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France’s Plans for AI Evaluation: Interview With LNE’s Testing Division Head

France’s Plans for AI Evaluation: Interview With LNE’s Testing Division Head
We interviewed Stéphane Jourdain, Head of the Medical Environment Testing Division at LNE, to delve into the development of evaluation methodologies for both present and future AI systems. (Credit: LNE)

The French Laboratory for Metrology and Testing (LNE) has just inaugurated its new AI evaluation lab, LEIA Immersion (read our article here). Stéphane Jourdain, Head of the Medical Environment Testing Division at LNE, shared insights on his team’s methods to test AI and the major challenges ahead for LNE to become a trusted authority in the field. He also discussed the new missions set last week by French President Macron to establish a national AI evaluation center. This new entity will require the development of new metrics and evaluation protocols tailored to the most advanced AI models, especially generative ones.

On May 14, the LNE, the French Laboratory for Metrology and Testing, inaugurated the latest addition to its AI system evaluation platform, LEIA Immersion. This lab follows the LEIA Simulation launched in 2023 and aims to advance further the evaluation of AI models, particularly those embedded in robots. The upcoming LEIA Action will test AI models in real-world conditions.

Towards an AI Evaluation Center

Last week, during the Parisian Viva Tech event and as part of the National AI Strategy and France 2030, President Emmanuel Macron made several AI-related announcements, including creating a new AI evaluation center. He stated:

“A profoundly new place, the AI Factory, will host a new AI evaluation center and aims to become one of the world’s largest centers for AI model evaluation, in line with the AI Act.”

Evaluating AI is becoming essential, especially under the AI Act, the European regulation aimed at overseeing AI models within the European territory.

Macron added that he wants this center to host a branch of the European Commission’s AI Office, particularly to provide technical expertise related to model surveillance. It will also connect to major global AI evaluation networks, including the UK’s and the US’s AI Safety Institutes.

The president also announced the organization of the “AI Olympics” to compare the performance of various competing AI solutions and facilitate the rapid maturity of general-use AI technologies in priority applications.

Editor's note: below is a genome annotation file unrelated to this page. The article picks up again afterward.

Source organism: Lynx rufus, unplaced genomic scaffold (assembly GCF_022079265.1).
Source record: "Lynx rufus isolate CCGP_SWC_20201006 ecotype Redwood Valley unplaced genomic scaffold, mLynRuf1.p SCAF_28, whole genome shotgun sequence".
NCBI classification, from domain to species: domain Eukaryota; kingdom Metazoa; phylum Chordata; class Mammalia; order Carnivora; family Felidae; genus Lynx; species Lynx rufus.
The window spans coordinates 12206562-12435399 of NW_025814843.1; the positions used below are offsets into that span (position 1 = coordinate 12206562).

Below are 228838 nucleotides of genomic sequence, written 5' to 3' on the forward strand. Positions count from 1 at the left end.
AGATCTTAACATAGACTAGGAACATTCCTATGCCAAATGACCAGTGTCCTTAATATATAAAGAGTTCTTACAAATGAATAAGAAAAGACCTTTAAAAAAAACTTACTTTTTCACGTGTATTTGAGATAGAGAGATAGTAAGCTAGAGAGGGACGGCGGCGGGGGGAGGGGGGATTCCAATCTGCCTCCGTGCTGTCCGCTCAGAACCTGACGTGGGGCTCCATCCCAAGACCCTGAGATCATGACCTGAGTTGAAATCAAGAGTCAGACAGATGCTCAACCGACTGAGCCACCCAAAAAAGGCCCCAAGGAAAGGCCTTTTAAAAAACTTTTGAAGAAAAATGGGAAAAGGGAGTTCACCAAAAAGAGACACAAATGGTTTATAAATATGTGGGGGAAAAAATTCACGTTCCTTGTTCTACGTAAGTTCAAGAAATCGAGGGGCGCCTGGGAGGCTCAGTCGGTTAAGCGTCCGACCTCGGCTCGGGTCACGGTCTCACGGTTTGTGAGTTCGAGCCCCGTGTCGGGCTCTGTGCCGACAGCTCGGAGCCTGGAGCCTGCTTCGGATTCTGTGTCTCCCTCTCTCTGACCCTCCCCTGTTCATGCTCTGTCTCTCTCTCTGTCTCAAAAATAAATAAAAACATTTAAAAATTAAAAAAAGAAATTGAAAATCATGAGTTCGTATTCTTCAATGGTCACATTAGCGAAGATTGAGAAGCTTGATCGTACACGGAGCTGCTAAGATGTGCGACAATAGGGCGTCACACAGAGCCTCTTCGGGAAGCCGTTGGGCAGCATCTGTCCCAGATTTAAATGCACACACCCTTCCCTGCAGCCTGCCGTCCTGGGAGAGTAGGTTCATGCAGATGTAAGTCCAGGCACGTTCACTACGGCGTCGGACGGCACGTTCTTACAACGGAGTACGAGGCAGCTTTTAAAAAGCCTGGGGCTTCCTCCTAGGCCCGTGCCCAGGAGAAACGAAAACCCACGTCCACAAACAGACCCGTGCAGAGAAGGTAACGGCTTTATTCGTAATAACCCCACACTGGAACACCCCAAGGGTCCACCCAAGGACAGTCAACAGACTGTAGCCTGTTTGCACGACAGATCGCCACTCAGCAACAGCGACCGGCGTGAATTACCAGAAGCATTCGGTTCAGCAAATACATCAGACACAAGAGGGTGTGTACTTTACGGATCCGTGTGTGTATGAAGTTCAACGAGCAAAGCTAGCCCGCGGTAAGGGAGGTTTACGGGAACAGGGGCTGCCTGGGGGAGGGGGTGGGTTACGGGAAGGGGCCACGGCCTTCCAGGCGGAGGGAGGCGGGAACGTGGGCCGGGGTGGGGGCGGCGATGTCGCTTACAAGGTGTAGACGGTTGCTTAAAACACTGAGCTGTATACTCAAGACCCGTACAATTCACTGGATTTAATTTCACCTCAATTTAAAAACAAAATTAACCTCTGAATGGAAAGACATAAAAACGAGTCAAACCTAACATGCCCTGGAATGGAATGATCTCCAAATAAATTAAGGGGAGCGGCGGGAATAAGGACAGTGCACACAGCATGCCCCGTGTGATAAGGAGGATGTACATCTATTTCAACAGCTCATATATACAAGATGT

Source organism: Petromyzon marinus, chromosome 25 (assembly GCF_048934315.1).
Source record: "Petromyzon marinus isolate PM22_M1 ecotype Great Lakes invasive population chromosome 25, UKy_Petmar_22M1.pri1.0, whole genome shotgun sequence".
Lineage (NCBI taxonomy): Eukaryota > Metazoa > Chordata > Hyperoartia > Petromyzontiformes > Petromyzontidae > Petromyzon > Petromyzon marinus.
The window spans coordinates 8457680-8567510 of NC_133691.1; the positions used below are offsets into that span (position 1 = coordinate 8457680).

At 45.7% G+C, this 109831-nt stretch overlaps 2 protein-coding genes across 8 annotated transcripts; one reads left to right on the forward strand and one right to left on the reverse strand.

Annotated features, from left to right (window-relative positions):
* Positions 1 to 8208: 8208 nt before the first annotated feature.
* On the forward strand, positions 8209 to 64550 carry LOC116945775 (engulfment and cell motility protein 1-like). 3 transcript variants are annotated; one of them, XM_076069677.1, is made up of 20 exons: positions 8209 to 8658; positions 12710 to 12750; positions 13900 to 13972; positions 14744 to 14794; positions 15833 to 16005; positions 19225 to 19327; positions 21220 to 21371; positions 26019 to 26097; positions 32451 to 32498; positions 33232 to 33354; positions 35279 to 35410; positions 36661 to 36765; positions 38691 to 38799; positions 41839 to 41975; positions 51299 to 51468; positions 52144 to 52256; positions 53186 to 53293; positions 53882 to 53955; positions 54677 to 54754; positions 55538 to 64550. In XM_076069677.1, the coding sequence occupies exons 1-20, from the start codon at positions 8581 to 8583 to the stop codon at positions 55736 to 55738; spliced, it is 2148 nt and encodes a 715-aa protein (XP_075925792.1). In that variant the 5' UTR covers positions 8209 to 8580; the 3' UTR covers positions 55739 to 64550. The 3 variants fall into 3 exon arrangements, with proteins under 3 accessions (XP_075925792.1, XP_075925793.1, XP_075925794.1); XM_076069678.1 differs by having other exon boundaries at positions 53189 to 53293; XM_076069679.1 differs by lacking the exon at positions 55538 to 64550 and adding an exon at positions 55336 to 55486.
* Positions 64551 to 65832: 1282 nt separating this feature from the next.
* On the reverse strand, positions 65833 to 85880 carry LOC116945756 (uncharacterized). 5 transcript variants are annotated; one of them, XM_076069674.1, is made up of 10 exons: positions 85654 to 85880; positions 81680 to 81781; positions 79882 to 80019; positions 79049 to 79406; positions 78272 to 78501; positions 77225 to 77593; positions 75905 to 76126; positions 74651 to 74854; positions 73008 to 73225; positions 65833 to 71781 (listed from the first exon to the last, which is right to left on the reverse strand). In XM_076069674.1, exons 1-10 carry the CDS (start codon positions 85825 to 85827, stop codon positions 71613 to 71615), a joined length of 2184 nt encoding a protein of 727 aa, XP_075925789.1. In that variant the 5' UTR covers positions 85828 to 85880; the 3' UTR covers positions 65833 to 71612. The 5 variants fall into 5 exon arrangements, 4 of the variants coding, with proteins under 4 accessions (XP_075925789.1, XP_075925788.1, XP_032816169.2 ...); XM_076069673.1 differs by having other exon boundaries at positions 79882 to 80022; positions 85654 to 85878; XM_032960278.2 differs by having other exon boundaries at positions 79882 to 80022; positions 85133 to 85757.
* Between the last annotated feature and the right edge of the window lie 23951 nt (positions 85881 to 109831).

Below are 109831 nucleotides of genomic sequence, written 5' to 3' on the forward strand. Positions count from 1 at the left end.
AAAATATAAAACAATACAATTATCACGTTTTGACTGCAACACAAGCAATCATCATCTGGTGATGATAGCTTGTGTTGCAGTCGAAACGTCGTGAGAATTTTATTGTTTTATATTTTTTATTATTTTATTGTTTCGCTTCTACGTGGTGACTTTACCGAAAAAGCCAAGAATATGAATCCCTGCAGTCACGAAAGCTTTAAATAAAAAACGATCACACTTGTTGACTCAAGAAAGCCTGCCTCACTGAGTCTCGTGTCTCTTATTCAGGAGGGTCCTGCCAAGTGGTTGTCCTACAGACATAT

This future Challenge, organized by the LNE and the National Institute for Research in Digital Science and Technology (INRIA), will be the first of its kind in the world for general-use AI. It will provide participants with training and test data, as well as metrics and evaluation protocols tailored to the most advanced AI models, including generative AI.

We interviewed Stéphane Jourdain, Head of the Medical Environment Testing Division at LNE, to delve into the development of evaluation methodologies for both present and future AI systems. Our discussion covered the testing procedures, requirements, challenges, and metrics highlighted by the French President.


The LNE develops methods to evaluate AI to be a trusted third party to certify trustworthy AI for consumers across Europe. Introduce us to your team and working methods.

Stéphane Jourdain: “The team consists of doctoral researchers or engineers who are still involved in research, on international projects. Because AI is constantly evolving, we must continuously learn how it operates and how to evaluate it. For example, some AI systems are deployed and then learn over time as they’re used, meaning they evolve. Research projects address such questions. Our teams need to remain up-to-date with the latest advancements, current evaluation methods, data collection, metric implementation, organizing challenges, analyzing results, and developing tools for these tasks.

At LNE, we test our clients’ products, evaluating them from electromagnetic compatibility to climate and waterproofing. The approach is the same for AI. We have been evaluating artificial intelligence since 2008. Our methods follow steps that must be adapted to new applications each time.”

What are these steps?

Stéphane Jourdain: “We define the task that the AI ​​must perform. We collect the data that will be used for testing. It’s a whole process to collect, find, and qualify the data to see how representative they are, ensuring they have no biases. They need to be annotated, meaning someone validates, for example, if it’s about searching for an object in an image, that the object is indeed in the image and is in the right place. Then we feed all of this to the machine and the machine gives us its results. We also need to quantify the result with metrics. And these metrics need to be built.”

How are metrics built for AI?

Stéphane Jourdain: “Certain metrics are well-established, particularly in natural language processing and translation, where metrics such as error rates are commonly used. However, when dealing with images, metrics tend to be more complex. Furthermore, the specific task being performed often requires the definition of particular metrics, which involves working on their definition, calculation, and implementation to assess the results obtained from evaluating the system. In some cases, the machine’s results are compared with human-generated data, and metrics are employed to evaluate the gap between what is considered human truth and the results produced by AI. This process follows a consistent approach.”

However, since 2008, AI has evolved significantly, with systems becoming increasingly complex. The emergence of generative AI adds another layer of complexity. What additional data do you need?

Stéphane Jourdain: “At each stage, we reassess our approach. While the steps remain the same, the methods employed vary. Gathering data depends on the task and application, with some data being more challenging to obtain. For instance, accessing medical data is complex due to patient confidentiality regulations. So, how do we collect such data? Where do we find it? What is the cost associated with acquiring it? Is augmentation necessary, i.e., generating new data from existing sources but enhancing them with additional information? These are genuine concerns. Fortunately, there are specialists in data collection who provide access to databases for a fee. There are also European projects related to AI, often funded by public authorities, making data accessible. However, the downside is that this data may become outdated within six months.”